COLIN KAEPERNICK, ESSAYIST: The Athlete Pens a Series on the Superior Safety of No Prisons or Police.
It’s all about hope and change:
“Despite the steady cascade of anti-Black violence across this country, I am hopeful we can build a future that imagines justice differently. A future without the terror of policing and prisons. … The more that I have learned about the history and evolution of policing in the United States, the more I understand its roots in white supremacy and anti-Blackness. Black Panther Party co-founder Huey P. Newton once said, ‘The police are in our community not to promote our welfare or for our security or our safety, but they are there to contain us, to brutalize us, and murder us.’ … Will you continue to be actively complicit in the perpetuation of these systems, or will you take action to dismantle them for the benefit of a just future? … Another world is possible, a world grounded in love, justice, and accountability, a world grounded in safety and good health, a world grounded in meeting the needs of the people.”
What if a “need of the people” is for murderers to be stopped?
Also, after Newton returned from a visit to Communist China, the Black Panthers developed a serious crush on Communist North Korea:
The article was testament to an unexpected alliance. On one side was the California-based revolutionary socialist movement, declared by FBI director J Edgar Hoover “the greatest threat to the internal security of the country”.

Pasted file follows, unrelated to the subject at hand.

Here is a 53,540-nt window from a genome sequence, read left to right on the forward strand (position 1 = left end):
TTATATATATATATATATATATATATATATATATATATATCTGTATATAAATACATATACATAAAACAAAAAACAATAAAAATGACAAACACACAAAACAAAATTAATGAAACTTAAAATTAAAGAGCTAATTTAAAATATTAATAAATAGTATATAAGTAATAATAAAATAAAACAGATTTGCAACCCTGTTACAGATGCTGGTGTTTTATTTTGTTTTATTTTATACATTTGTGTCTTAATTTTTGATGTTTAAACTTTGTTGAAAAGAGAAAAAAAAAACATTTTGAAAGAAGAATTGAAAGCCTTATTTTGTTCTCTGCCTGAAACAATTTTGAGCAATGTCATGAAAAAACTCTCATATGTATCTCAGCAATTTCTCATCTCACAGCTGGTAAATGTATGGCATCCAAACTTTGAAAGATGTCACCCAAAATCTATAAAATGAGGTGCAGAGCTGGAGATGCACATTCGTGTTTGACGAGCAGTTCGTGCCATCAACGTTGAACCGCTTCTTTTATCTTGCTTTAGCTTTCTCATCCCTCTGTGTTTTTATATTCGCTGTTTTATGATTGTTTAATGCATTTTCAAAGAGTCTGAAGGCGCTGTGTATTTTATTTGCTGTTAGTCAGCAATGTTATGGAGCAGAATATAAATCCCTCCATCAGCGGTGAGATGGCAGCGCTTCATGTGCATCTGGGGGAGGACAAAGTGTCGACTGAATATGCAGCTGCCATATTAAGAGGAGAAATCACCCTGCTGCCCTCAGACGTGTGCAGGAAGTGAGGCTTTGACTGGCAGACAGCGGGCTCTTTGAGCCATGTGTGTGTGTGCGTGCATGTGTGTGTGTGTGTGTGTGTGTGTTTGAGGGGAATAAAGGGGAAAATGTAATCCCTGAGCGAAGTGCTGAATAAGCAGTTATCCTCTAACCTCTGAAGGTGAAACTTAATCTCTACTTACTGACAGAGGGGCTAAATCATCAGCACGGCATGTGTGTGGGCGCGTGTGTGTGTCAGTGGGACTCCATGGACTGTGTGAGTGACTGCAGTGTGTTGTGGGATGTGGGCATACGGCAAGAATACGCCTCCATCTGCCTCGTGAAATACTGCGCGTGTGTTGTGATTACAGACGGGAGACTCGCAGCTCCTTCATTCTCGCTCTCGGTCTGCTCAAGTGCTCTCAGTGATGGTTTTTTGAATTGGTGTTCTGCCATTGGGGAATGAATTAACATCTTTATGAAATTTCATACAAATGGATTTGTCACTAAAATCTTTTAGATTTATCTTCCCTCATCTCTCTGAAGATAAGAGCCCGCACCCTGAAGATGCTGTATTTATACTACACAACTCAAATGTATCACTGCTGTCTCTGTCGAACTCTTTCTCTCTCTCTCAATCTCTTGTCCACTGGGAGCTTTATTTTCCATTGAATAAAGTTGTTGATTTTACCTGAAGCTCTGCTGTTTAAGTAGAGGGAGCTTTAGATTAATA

On the other was “hermit kingdom” North Korea, with its ideological tenet of ‘juche’ or self-reliance; a country which then seemed something of a “Stalinist Switzerland”, recalls former Black Panther Kathleen Cleaver, now a law professor at Yale.
The ties between the two are more than a historical curiosity, says Benjamin Young, a contributor to NK News whose Masters research at the State University of New York: the college at Brockport, uncovered surprising details of the relationship.
It is a reminder that North Korea was not always “an economic basket case”, as declared by the Obama administration. At the time it appeared to be an east Asian success story, outperforming the South. The alliance also demonstrates the North’s long term interest in cultivating high profile international visitors and the Panthers’ search for support around the world.
“North Korea at this point was really on a global publicity campaign, even putting adverts in the New York Times and Washington Post promoting juche and peaceful reunification,” says Young.
Passing the juche on the left-hand side requires far more policing than the US has.